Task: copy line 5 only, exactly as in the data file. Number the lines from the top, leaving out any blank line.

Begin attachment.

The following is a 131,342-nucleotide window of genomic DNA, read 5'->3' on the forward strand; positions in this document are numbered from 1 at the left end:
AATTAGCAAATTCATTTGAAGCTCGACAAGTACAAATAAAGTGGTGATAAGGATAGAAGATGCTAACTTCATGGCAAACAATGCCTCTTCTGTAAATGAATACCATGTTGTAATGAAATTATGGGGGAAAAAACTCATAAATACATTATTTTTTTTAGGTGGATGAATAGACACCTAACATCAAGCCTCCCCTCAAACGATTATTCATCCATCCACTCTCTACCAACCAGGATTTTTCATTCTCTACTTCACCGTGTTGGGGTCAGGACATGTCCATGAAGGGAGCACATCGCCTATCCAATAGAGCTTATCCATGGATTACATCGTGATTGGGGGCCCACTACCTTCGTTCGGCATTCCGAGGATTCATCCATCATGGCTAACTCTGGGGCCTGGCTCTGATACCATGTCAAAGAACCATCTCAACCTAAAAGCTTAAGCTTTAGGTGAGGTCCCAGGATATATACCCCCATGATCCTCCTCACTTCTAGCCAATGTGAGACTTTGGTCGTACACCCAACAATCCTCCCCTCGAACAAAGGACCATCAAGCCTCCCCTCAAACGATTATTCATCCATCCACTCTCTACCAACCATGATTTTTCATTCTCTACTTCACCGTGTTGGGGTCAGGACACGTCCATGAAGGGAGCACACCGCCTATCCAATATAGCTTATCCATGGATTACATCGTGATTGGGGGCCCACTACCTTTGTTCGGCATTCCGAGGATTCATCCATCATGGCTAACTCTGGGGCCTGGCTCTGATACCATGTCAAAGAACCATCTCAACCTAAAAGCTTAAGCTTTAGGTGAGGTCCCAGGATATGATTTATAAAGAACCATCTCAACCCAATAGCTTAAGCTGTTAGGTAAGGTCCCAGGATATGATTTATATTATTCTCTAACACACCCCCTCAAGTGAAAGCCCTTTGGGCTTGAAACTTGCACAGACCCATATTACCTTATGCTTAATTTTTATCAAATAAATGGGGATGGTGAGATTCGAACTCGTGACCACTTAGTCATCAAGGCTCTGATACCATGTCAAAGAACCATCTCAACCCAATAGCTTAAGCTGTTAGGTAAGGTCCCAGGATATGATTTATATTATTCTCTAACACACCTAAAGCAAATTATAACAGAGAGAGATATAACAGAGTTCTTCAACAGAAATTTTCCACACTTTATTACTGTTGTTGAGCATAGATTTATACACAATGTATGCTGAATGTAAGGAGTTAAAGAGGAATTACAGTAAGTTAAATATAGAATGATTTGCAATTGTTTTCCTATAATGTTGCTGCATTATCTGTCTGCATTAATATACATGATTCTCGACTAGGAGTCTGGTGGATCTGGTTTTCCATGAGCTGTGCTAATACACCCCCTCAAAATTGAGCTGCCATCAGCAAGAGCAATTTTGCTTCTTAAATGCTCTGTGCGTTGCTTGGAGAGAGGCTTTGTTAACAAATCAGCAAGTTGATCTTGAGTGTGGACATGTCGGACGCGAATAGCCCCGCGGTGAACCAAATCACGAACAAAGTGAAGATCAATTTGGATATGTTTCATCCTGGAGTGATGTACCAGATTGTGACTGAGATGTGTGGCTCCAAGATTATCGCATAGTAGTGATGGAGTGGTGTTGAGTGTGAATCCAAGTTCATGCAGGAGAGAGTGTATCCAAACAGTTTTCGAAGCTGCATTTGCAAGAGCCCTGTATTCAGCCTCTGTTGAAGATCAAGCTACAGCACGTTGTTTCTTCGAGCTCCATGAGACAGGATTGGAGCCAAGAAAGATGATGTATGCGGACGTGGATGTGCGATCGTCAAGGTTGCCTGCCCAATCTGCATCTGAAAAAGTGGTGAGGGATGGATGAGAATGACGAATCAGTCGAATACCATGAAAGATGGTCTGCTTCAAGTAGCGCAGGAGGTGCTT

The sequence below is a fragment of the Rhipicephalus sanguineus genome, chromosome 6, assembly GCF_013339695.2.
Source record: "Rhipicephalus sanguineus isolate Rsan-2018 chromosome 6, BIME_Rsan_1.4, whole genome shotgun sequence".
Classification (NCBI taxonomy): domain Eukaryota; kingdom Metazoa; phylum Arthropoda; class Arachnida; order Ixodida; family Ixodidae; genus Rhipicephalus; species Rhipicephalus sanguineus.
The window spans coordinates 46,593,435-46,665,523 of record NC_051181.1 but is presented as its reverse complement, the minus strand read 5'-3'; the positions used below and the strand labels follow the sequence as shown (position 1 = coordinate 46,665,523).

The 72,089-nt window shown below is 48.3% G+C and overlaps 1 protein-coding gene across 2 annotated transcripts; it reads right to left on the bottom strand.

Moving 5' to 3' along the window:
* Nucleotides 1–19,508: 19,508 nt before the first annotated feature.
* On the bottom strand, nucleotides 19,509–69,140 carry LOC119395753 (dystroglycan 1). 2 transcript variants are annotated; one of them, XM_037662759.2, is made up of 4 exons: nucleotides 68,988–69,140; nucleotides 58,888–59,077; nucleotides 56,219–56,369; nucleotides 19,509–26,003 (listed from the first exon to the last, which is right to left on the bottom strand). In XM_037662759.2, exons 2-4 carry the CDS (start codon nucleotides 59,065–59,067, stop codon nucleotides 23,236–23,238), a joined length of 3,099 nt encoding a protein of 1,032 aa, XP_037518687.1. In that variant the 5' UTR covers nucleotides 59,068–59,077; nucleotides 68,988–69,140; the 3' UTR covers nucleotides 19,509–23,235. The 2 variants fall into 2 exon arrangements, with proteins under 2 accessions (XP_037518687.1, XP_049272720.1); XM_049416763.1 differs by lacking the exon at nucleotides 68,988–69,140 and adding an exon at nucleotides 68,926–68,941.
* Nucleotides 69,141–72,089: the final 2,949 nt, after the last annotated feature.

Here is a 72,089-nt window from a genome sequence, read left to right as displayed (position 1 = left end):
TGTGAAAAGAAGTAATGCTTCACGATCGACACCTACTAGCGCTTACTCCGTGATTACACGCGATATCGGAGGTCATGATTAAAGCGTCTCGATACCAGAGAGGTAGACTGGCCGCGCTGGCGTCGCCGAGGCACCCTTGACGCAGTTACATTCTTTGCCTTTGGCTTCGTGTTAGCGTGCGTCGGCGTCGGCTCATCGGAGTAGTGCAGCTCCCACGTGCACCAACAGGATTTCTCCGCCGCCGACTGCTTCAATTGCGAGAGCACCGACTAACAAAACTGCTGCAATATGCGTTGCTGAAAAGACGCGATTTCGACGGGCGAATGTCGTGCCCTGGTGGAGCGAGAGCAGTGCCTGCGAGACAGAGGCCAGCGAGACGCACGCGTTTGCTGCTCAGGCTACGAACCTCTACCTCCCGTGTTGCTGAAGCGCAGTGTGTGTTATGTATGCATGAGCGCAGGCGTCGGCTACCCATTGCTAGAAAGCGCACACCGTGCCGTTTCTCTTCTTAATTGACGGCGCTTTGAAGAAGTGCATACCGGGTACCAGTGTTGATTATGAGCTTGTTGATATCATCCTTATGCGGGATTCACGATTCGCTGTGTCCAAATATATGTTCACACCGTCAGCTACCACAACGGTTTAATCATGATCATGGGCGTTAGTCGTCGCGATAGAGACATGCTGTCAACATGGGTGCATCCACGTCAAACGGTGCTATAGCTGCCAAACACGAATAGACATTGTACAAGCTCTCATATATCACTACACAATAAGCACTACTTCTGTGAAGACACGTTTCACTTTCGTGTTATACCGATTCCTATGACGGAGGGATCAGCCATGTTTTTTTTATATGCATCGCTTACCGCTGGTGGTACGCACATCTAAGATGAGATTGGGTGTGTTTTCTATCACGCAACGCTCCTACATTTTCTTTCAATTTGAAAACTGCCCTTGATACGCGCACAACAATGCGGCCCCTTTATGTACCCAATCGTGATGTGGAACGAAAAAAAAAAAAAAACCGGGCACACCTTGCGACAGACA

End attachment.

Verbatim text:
Classification (NCBI taxonomy): domain Eukaryota; kingdom Metazoa; phylum Arthropoda; class Arachnida; order Ixodida; family Ixodidae; genus Rhipicephalus; species Rhipicephalus sanguineus.